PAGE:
The Dog Days: Episode Four

Annie, our Great Weimar puppy, has made a speedy recovery from her surgery. After visiting her regular vet the morning after taking her to the emergency vet, we were told to continue to give her the antibiotic until it was finished and keep the area around the sutures clean with a special prescription cleaner they gave us for free. We are now getting to enjoy our time with our sweet puppy instead of constantly running back and forth and to and from the vet. As my husband said last night, “She may cost us a ton of money and be a pain to deal with during the day but it is really nice to cuddle with her like this at night.”


A Day in the Life of a Dog Named Rocky

Rocky 2009

“Dogs are great. Bad dogs, if you can really call them that, are perhaps the greatest of them all.” ― John Grogan, Marley and Me: Life and Love With the World’s Worst Dog

Today’s episode is going to go back in time to the life of my first big dog. He was a Boxer who weighed in at a whopping 98lbs and had a head that was bigger than mine. Rocky was a bad dog by all standards: he chewed through valuable things (like the cable line and my mother’s $700.00 mouth guards), he stole underwear and shoes and anything else he could get his teeth on (like a stuffed Santa doll we used as decoration at Christmas or my stuffed animals from my room), and when he wanted attention he always got it because he would make noise and scratch at us with his heavy paws. Rocky was the best dog I could have ever asked for, though, because throughout his 11 years of life he never stopped loving me and he was spunky until the day he died.

One memory of Rocky that sticks out in my mind today is his insatiable energy. When I was young, I used to put on my rollerblades and hold on for dear life as he pulled me at top speeds around our neighborhood. The neighbors all remember seeing me fly by their windows and they still ask about “the daughter who was pulled by the dogs.” I was a legend in that regard. As I got older, Rocky maintained his energy and if he didn’t get enough exercise, he would destroy household items. I graduated from high school and soon moved away for college. Because I was no longer around to take Rocky out for a rollerblade run, my parents had to become innovative. They managed to find a neighborhood kid brave enough to strap on his rollerblades and let Rocky pull him around but he, too, got older, joined the Air Force, and moved away from home after a year or so.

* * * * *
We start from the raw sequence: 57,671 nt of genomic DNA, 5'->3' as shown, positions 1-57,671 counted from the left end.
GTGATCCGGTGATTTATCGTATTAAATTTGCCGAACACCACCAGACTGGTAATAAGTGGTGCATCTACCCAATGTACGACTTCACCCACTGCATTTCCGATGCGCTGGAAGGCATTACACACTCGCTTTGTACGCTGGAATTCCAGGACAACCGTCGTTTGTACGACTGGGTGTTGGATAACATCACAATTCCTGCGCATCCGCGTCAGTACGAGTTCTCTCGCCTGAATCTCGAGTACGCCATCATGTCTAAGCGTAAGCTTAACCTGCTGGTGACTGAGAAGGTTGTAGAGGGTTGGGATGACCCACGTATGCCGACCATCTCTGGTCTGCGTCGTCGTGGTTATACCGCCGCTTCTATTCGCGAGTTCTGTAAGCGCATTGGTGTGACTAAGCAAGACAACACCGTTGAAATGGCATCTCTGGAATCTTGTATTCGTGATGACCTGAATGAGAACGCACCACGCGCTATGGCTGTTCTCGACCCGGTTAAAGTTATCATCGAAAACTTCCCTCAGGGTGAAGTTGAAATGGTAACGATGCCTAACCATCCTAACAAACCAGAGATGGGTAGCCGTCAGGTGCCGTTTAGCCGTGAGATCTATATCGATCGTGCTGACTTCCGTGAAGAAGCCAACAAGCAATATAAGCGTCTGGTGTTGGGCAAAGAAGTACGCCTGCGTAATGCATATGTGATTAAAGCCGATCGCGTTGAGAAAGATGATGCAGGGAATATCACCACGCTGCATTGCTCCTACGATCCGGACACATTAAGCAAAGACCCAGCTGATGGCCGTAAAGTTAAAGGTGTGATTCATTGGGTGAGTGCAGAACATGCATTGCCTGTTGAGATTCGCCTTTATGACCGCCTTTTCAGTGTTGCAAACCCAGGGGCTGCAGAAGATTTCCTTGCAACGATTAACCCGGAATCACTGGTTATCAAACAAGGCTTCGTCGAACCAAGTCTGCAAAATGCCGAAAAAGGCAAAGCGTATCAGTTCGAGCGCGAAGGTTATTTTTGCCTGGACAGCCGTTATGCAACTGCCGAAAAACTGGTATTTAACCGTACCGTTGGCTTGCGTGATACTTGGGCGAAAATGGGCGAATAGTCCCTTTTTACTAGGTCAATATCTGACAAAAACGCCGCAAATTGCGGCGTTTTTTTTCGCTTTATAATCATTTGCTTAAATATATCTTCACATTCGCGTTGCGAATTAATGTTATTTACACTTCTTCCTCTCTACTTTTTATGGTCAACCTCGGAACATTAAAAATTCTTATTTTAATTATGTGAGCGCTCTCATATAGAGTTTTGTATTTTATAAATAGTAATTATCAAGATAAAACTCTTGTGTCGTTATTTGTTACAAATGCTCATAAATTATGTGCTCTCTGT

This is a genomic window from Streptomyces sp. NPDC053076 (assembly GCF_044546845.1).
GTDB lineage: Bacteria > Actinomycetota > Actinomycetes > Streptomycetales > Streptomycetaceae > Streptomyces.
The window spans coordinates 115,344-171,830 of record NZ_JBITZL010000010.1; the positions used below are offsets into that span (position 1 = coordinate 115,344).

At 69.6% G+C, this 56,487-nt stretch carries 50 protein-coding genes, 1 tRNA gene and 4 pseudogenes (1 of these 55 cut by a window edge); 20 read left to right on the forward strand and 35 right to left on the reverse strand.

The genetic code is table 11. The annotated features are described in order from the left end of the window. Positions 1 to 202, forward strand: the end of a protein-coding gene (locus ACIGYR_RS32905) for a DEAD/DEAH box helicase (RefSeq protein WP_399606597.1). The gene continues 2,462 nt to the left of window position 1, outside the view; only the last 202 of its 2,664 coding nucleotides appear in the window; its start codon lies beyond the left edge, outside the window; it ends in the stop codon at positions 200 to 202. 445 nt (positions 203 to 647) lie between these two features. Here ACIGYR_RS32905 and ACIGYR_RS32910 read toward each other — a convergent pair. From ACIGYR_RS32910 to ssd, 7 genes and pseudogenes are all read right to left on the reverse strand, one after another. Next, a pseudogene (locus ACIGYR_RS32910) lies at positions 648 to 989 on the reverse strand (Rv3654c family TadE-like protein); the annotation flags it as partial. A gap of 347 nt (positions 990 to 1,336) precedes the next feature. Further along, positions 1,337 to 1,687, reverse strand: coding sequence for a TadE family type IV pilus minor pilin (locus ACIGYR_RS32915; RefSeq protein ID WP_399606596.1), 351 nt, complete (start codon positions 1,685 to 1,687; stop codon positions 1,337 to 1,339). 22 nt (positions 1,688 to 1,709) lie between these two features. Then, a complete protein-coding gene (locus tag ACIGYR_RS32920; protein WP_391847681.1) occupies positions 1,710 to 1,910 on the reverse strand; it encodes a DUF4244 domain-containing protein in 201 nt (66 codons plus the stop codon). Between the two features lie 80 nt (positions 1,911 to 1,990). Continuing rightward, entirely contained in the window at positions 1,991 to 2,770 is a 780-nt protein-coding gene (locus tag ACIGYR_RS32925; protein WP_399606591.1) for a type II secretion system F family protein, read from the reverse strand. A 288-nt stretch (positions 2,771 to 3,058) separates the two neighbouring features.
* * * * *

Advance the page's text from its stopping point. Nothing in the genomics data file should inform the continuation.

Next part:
Now it was up to my parents to do something about the dog and his need to run. Not being rollerbladers themselves, they had to come up with some other way of running Rocky around the neighborhood. One day, my dad had the genius idea to get in the car to run the dog around. This seemed to work and after the first few tries, they got the hang of it. Every day, my dad would hold the leash in his hand out of the car window and accelerate fast enough that Rocky had to keep up a decent gate. It was certainly a sight to behold.

One day during a particularly hot summer, I was on my way home to my parent’s house after work. As I drove down the main street of our neighborhood, I saw a car that looked similar to my mom’s Lexus SUV. It seemed to be stuck in a drain and the tire was as flat as a pancake. When I got a bit closer, I saw my dad standing on the sidewalk near the car with Rocky on a leash sniffing around. He was clearly infuriated from the look on his beet red face. He was on his cell phone saying all sorts of choice vocabulary.

I soon found out what had caused such a scene. He was taking Rocky out for his daily run beside the car when a squirrel suddenly caught his eye and Rocky bolted across the street, in front of the car after the squirrel. At that point, my dad had two choices: 1) hit Rocky with the car and potentially kill him, or 2) swerve and try not to hit Rocky with the car. He chose the latter and ended up running into a drain, popping the front tire, but saving the dog.

The lesson I think we all learned from that experience was this: Don’t try to run your dog by holding the leash out of the car and letting him run on the side of a moving vehicle.

A lesson I learned from having Rocky, the best worst dog ever, was to love always, live in the moment, and never stop chasing those darn squirrels.

I’ve had small dogs and I’ve had big dogs. I’ve had good dogs and I’ve had bad dogs. I’ve had the whole range of them and I’ve found that there is always good in a dog’s soul even if it doesn’t present itself in the mischievous nature of the dog. Deep down, there’s a good dog in all of us.


Anyone have dog stories about good-bad dogs? If so, I’d love to hear them! Tell me about it in the comments!

Until next time…

J. G. McNease

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